Check if you can afford a higher excess to reduce your premiums
Your excess is the amount that you need to pay out of your pocket when you make a claim. Think about it as the amount you contribute towards a claim. If you choose a higher excess, your premium will come down. However, remember to ask yourself whether you would struggle to pay the excess if you were to have to make a claim tomorrow. If the answer is yes, it’s probably too high.
Double check whether you still need all the cover you have in place
When your insurer notifies you that your premium is changing it’s the perfect time for you to check if your cover is still right for you. Things might have changed over the last 12 months and you now have more cover than you need. For example:
- You could have paid off the loan on your car meaning you no longer need shortfall cover.
- You might have removed the custom towbar that you originally added as an extra on your car policy.
- You might no longer own the camera or piece of jewellery that you originally specified on your policy.
- You may have gone ahead and sold your piano because you never play it anymore.
- You might have gotten around to clearing out a bunch of stuff in your closets and sold that extra chest of drawers that you don’t use.
If you currently have more cover than you need, make sure to let your insurer know. Reducing your cover will save you money.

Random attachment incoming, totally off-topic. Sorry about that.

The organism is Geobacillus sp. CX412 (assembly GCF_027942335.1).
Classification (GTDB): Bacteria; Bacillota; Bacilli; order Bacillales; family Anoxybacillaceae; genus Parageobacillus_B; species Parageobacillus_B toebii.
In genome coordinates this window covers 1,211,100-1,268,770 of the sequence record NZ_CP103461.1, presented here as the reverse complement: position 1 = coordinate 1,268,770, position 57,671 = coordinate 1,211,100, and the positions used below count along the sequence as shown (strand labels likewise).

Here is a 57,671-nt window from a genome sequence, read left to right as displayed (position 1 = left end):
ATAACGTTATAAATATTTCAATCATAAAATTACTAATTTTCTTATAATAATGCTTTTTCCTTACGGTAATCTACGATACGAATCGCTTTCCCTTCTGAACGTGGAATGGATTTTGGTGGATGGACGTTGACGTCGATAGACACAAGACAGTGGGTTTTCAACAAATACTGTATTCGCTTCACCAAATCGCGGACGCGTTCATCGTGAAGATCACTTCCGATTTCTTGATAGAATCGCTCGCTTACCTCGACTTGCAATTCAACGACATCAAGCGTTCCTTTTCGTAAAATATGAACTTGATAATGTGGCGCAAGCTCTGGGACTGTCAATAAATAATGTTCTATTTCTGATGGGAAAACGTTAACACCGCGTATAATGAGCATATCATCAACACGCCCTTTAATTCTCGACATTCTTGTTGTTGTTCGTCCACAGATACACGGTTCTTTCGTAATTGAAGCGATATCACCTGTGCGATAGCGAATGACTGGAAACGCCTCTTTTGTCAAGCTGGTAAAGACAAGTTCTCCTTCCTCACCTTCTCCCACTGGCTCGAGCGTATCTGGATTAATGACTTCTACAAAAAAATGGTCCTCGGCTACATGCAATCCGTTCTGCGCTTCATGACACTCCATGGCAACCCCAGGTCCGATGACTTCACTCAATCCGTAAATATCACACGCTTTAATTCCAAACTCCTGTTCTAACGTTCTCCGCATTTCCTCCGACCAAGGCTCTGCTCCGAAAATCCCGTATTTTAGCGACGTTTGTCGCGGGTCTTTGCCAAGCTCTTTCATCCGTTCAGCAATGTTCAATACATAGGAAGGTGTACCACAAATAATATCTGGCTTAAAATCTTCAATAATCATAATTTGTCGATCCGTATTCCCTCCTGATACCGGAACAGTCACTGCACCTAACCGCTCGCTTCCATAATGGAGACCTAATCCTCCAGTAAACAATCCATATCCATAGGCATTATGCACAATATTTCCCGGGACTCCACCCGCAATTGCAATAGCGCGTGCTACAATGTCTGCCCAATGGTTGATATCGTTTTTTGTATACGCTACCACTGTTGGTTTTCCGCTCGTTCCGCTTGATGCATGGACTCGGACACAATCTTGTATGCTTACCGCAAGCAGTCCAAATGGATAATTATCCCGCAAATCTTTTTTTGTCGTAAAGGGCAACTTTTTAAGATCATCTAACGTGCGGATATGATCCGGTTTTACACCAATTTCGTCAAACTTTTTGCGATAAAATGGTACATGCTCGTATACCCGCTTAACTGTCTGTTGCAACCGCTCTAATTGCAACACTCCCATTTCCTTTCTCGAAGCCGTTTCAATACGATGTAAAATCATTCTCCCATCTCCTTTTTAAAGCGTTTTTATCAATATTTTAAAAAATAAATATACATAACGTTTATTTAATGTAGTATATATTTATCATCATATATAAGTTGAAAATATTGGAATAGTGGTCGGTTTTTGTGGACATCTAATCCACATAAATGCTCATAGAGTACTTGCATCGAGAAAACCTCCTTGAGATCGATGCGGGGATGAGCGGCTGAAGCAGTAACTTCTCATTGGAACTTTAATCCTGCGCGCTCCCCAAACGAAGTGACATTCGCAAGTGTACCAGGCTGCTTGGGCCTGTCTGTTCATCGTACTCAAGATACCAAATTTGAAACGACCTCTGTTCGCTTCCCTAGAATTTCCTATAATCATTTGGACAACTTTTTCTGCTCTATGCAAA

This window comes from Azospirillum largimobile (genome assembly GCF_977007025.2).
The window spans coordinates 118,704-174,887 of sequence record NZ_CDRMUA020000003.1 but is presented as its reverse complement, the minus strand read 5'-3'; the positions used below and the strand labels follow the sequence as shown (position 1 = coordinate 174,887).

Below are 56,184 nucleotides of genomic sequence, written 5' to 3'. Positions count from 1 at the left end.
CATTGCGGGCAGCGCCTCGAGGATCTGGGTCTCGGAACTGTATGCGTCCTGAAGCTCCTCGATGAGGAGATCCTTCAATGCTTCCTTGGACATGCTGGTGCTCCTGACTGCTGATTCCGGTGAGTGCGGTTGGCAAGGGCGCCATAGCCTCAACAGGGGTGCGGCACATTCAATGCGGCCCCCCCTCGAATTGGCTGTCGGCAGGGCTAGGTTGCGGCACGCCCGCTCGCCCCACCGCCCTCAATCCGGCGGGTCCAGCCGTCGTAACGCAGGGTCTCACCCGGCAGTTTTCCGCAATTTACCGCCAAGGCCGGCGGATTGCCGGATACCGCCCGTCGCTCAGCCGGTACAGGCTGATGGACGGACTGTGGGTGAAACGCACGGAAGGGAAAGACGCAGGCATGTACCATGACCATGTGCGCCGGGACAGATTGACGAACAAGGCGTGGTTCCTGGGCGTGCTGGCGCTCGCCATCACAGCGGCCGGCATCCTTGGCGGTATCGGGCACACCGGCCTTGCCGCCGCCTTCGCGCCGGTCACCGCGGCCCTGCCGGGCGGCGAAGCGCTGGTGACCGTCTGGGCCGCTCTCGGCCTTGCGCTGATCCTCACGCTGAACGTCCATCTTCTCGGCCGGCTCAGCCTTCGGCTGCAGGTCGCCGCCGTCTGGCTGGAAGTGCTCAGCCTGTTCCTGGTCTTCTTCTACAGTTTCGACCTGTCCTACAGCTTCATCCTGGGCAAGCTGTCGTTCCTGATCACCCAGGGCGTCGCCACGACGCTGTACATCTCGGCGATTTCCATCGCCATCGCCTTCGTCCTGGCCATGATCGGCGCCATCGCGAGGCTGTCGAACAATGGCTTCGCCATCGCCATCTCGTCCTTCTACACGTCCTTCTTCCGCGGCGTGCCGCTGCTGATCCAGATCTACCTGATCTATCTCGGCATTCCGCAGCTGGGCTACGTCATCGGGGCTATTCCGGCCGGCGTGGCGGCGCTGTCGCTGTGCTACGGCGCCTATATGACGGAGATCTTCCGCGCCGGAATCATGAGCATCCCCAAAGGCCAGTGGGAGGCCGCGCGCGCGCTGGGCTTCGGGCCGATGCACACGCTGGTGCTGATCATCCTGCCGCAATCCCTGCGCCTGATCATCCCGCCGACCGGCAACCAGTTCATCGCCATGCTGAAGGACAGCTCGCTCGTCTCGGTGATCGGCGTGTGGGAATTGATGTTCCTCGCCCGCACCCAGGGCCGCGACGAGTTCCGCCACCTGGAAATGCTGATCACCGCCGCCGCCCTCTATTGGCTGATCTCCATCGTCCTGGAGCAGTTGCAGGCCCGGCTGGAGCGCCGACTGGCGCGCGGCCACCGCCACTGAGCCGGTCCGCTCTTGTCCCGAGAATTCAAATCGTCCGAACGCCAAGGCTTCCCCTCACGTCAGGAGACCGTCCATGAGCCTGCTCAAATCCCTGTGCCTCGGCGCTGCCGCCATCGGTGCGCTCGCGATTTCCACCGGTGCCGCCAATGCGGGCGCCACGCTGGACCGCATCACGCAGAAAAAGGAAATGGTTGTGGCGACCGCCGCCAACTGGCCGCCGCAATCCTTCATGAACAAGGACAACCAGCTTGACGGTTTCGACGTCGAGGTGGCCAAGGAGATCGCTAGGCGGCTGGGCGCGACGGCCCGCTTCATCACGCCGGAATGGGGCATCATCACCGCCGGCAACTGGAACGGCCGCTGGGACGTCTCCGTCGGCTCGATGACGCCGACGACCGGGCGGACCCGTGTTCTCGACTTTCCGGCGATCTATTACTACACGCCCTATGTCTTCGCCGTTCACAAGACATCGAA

TIP: Remember that while being overinsured should be avoided, being underinsured has its own issues. You might have recently bought a new couch or had your jewellery reappraised and forgot to tell your insurer to increase your cover. This can mean you won’t receive the insurance payout you were expecting and will have to cover the balance yourself.
For more about the dangers of underinsurance see our article Underinsurance: Why it’s important to insure your home contents for the right value.
See if you can make changes that will reduce the chance of a claim
Insurers will sometimes give you a lower premium if you can prove that you’re taking good care of your stuff. For example, you might get burglar bars and an alarm installed in your home. Or you might go on an advanced driving course. You could install geyser leak detectors into your ceiling, or a tracker into your car. Note that not all insurers take the above into account – it is best to contact them directly.
See whether your insurance company is offering you their best price
When you receive your premium update you can also get a couple of quotes from other insurers. But make sure that you’re comparing apples with apples. For example, check the policy wordings to make sure the excesses are the same and that there are no additional or hidden fees.
At Naked, we’re proud to say that when we give you a price, it is the absolute best we can do. A big part of the reason is the smart use of AI and tech to cut overhead costs and lower fraud, allowing us to give you lower premiums. How can you be sure? If you want to cancel your cover with us, all you have to do is hop on the app and click “Cancel my cover”. We don’t get the chance to give you a counteroffer before you leave, meaning we have to always be charging you the best price we possibly can.